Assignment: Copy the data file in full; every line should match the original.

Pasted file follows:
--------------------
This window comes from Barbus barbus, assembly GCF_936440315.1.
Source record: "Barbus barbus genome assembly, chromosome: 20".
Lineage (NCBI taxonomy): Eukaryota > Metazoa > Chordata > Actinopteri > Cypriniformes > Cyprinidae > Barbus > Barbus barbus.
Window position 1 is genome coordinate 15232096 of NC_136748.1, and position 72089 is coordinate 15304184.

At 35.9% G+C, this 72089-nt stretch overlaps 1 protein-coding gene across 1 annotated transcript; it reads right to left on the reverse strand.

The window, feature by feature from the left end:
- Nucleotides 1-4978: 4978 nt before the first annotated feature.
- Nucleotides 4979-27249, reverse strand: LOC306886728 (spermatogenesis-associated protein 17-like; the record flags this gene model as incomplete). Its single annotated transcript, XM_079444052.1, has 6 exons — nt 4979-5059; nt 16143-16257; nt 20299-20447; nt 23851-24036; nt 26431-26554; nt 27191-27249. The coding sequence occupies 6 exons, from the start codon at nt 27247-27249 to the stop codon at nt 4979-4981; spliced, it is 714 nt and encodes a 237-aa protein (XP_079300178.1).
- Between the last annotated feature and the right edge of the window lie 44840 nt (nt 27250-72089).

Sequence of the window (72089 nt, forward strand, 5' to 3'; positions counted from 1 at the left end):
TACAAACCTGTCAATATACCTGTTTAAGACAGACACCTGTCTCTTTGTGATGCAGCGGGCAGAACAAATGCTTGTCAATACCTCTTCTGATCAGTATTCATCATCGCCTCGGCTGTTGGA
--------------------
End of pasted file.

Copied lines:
This window comes from Barbus barbus, assembly GCF_936440315.1.
Source record: "Barbus barbus genome assembly, chromosome: 20".
Lineage (NCBI taxonomy): Eukaryota > Metazoa > Chordata > Actinopteri > Cypriniformes > Cyprinidae > Barbus > Barbus barbus.
Window position 1 is genome coordinate 15232096 of NC_136748.1, and position 72089 is coordinate 15304184.

At 35.9% G+C, this 72089-nt stretch overlaps 1 protein-coding gene across 1 annotated transcript; it reads right to left on the reverse strand.

The window, feature by feature from the left end:
- Nucleotides 1-4978: 4978 nt before the first annotated feature.
- Nucleotides 4979-27249, reverse strand: LOC306886728 (spermatogenesis-associated protein 17-like; the record flags this gene model as incomplete). Its single annotated transcript, XM_079444052.1, has 6 exons — nt 4979-5059; nt 16143-16257; nt 20299-20447; nt 23851-24036; nt 26431-26554; nt 27191-27249. The coding sequence occupies 6 exons, from the start codon at nt 27247-27249 to the stop codon at nt 4979-4981; spliced, it is 714 nt and encodes a 237-aa protein (XP_079300178.1).
- Between the last annotated feature and the right edge of the window lie 44840 nt (nt 27250-72089).

Sequence of the window (72089 nt, forward strand, 5' to 3'; positions counted from 1 at the left end):
TACAAACCTGTCAATATACCTGTTTAAGACAGACACCTGTCTCTTTGTGATGCAGCGGGCAGAACAAATGCTTGTCAATACCTCTTCTGATCAGTATTCATCATCGCCTCGGCTGTTGGA